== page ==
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STEPHANIE HOLDEN SMITH: It’s Time To Get America’s Largest Teachers Union Out Of Politics


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For over 165 years, the National Education Association (NEA) has used its membership, money and power to influence state and national elections and governmental policy. Despite the recent backlash regarding the NEA’s left-wing ideals, their influence is as powerful as ever, sometimes in surprising places.

Take the state of Alabama. Alabama is considered one of the most conservative states in the nation. Republicans hold every statewide elected office. Eight of the nine members of Alabama’s congressional delegation are Republicans. The state legislature consists of a Republican supermajority, with 104 out of 138 current legislators. (RELATED: EXCLUSIVE: Teachers Unions Shelled Out Millions In Members’ Dues On Political Initiatives, Lobbying)

Despite those facts, the NEA’s state chapter, the Alabama Education Association (AEA), continues to wield tremendous political power; far too often that power is not used for the betterment of Alabama’s K-12 students.

Recently, the Alabama Policy Institute conducted in-depth research into the political influence of the AEA and its PAC, Alabama Voice of Teachers for Education. Despite a 2013 Alabama Republican Party bylaw urging its members to refuse contributions from the AEA, elected officials continue to do so without recourse.

In the 2022 election cycle, members of the Alabama House of Representatives took an estimated $875,000 in campaign contributions from the AEA. Over their lifetime, currently elected House members have accepted almost $2.5 million. 86 of 103 current House members have accepted AEA dollars at some point in their legislative careers.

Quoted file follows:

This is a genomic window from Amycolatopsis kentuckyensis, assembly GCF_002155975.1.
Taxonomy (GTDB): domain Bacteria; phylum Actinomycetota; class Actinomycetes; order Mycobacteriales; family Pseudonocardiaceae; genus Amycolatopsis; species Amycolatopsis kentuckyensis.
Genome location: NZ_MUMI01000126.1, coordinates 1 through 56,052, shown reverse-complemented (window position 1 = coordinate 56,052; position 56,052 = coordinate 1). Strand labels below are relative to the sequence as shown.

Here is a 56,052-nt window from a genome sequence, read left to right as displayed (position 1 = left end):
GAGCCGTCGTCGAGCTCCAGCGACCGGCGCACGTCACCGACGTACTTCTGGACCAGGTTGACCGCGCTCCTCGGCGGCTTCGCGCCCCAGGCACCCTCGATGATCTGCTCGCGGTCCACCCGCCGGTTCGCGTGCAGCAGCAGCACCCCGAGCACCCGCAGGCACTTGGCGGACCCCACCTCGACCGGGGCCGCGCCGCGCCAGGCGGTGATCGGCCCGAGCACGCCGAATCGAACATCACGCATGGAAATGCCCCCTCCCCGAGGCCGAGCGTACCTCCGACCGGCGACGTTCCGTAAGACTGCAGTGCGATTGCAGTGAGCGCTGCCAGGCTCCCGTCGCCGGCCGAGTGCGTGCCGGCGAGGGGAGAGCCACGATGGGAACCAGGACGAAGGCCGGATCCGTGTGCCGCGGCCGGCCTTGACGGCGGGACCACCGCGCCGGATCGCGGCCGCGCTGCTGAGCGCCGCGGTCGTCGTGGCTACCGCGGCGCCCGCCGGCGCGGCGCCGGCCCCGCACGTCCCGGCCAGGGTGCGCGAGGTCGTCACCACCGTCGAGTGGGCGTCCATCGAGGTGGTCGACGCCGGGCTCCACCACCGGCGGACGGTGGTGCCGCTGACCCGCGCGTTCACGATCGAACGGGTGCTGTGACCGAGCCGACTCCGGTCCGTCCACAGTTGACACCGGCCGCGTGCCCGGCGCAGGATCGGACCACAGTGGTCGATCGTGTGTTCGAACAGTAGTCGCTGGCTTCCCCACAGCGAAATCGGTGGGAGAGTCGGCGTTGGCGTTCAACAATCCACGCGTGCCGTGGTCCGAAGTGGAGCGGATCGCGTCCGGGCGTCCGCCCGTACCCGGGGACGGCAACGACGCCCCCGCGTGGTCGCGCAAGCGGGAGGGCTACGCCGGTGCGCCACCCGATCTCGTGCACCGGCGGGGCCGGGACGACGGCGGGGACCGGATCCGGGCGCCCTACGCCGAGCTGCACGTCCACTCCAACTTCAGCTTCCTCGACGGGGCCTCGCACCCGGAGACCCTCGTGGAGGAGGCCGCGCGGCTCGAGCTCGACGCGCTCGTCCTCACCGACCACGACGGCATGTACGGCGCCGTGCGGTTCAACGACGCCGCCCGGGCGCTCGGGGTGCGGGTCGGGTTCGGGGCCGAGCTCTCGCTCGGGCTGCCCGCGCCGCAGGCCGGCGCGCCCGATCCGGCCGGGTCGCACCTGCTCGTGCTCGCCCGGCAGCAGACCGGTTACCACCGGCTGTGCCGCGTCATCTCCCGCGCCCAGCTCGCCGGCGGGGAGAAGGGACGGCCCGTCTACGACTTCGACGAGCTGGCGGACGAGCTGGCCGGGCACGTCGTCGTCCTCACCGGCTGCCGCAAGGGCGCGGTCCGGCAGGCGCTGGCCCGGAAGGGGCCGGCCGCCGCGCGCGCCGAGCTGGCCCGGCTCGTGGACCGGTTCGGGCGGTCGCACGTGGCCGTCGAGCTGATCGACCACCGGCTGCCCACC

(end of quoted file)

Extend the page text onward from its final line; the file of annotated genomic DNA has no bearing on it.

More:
In the Alabama Senate, 26 of 35 current members accepted an estimated $682,500 in AEA contributions during the 2022 election cycle. In total, 28 Senators have accepted AEA money at some point in their career, totaling more than $1.5 million. Six of Alabama’s statewide elected officials have accepted $195,000 in AEA funding.

What does the AEA get for its money?

In 2023, there was optimism that Alabama might join the national movement to adopt universal educational freedom, the Parental Rights in Children’s Education (PRICE) Act. Alabama has consistently ranked amongst the bottom of the nation in reading and math scores. Despite support and a version of the bill being approved by the state’s Senate education budget committee, universal school choice was killed by AEA, a vocal opponent.

Fourteen of 16 members of Alabama’s House Education Policy Committee, which failed to take a vote on the PRICE Act, accepted AEA funding during their political careers.

Despite the continuing influence of the NEA and its state affiliates, change could be in the air. The Alabama Republican Party recently amended its bylaws to prohibit candidates for State and County School Boards and Superintendents of Education from accepting contributions from the NEA or AEA.

At the national level, Wisconsin Rep. Scott Fitzgerald recently introduced the Stopping Teachers Unions from Damaging Education Needs Today Act. If enacted, the bill would prohibit NEA from engaging in political activities or direct lobbying. The act would also prohibit NEA from calling on teachers to participate in strikes or work stoppages.

The goal is to refocus NEA on its core mission and honor its original charter: to promote education in the United States.

While there are steps being taken nationally and in Alabama to curtail the power of the NEA and its affiliates, there is more work to be done. The goal of the NEA and its affiliates should be to ensure that every child has access to the highest quality education possible, not to protect the status quo, push a leftist political agenda or influence elections.

Stephanie Holden Smith is the president and CEO of the Alabama Policy Institute.

The views and opinions expressed in this commentary are those of the author and do not reflect the official position of the Daily Caller News Foundation.

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